11. Whetham and Lucas, The Relevance of the Just War Tradition to Cyber Warfare, 164–65; and Rivera-López, “The Limited (But Relevant) Role of the Doctrine of Double Effect,” 117–18.
  12. Michael Walzer, Just and Unjust Wars, 5th ed. (New York: Basic Books, 2015), 156.
  13. Nikolai Antoniadis et al., “A Look Inside Putin’s Secret Plans for Cyber-Warfare,” Der Spiegel, 30 March 2023.
  14. An Overview of Russia’s Cyberattack Activity in Ukraine (Redmond, WA: Microsoft, 2022).
  15. Antoniadis et al., “A Look Inside Putin’s Secret Plans for Cyber-Warfare.
  16. George Lucas, Ethics and Cyber Warfare: The Quest for Responsible Security in the Age of Digital Warfare (New York, NY: Oxford University Press, 2016), 26.
  17. Richard Stiennon, A Short History of Cyber Warfare, 1st ed. (Abington, UK: Routledge, 2015), 7–32.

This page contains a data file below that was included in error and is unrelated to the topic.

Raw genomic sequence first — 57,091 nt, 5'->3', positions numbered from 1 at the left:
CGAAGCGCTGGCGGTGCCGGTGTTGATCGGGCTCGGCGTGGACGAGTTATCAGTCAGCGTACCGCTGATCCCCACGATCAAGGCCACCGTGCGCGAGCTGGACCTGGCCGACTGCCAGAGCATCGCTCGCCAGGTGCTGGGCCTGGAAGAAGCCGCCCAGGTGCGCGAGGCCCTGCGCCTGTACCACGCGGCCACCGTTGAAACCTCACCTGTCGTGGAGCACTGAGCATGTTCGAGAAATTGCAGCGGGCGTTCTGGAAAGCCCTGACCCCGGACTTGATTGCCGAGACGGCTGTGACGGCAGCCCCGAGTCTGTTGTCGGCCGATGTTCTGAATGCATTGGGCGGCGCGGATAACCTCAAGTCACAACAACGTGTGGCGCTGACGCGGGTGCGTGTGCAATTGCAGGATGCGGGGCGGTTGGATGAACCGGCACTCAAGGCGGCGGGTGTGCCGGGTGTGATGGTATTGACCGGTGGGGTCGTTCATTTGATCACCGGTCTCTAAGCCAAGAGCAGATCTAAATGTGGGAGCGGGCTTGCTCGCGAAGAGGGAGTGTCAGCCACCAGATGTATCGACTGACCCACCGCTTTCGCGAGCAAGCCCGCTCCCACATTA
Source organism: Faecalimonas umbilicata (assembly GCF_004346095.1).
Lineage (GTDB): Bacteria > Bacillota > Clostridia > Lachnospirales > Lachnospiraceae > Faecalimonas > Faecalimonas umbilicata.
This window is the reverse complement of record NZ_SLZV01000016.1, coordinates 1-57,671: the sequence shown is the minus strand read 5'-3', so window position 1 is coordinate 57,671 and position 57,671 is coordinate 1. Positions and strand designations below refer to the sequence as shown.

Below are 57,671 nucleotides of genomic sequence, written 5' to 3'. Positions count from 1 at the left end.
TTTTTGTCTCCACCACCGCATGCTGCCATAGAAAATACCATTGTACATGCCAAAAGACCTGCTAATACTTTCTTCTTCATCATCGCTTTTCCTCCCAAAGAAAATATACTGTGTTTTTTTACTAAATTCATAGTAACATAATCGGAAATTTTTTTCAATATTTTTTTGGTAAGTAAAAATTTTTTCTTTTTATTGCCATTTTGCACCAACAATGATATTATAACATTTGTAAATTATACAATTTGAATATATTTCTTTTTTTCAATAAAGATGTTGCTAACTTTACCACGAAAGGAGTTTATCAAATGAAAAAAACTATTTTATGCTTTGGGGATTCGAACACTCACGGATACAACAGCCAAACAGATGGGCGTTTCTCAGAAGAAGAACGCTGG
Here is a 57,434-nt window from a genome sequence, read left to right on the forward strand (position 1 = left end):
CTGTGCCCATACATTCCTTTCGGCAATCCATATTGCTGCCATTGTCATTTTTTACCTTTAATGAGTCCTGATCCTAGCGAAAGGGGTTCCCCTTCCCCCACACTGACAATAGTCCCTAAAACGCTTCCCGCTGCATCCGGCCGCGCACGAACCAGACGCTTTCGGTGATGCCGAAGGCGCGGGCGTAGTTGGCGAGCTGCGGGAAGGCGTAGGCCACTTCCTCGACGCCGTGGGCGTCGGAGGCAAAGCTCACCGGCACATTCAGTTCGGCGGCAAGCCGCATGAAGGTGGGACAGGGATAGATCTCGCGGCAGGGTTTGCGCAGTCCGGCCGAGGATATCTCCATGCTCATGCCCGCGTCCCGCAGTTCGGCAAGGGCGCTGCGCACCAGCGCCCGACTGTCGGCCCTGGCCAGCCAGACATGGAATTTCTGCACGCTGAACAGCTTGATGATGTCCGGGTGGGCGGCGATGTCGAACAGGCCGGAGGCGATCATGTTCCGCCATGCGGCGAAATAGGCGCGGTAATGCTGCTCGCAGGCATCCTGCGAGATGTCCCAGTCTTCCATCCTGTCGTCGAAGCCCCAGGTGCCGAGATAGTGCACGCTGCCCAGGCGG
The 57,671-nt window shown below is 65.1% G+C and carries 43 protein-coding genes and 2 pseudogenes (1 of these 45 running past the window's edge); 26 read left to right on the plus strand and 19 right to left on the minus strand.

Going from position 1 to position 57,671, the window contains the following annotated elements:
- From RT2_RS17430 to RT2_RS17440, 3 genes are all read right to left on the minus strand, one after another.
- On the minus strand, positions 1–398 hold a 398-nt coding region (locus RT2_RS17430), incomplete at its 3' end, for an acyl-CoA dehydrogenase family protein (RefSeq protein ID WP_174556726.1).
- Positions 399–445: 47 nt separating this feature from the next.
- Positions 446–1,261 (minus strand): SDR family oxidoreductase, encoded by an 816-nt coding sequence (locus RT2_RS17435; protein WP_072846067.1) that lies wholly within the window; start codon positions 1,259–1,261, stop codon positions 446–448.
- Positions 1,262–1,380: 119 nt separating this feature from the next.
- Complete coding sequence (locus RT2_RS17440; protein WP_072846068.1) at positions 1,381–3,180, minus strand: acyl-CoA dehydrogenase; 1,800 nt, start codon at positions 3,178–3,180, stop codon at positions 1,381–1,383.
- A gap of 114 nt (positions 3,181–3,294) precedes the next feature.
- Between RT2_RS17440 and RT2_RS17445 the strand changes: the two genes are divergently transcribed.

18. Stiennon, A Short History of Cyber Warfare, 7.
  19. Stiennon, A Short History of Cyber Warfare, 20–22. While no nation has formally claimed responsibility for Stuxnet, it has been widely attributed to a collaborative effort between the United States and Israel called “Operation Olympic Games” within academic and technical literature. For further information, see Josh Fruhlinger, “Stuxnet Explained: The First Known Cyberweapon,” CSO Online, 31 August 2022. Fruhlinger notes that “it’s now widely accepted that Stuxnet was created by the intelligence agencies of the United States and Israel.”
  20. James Andrew Lewis, “Cyber War and Ukraine,” Center for Strategic and International Studies, 16 June 2022.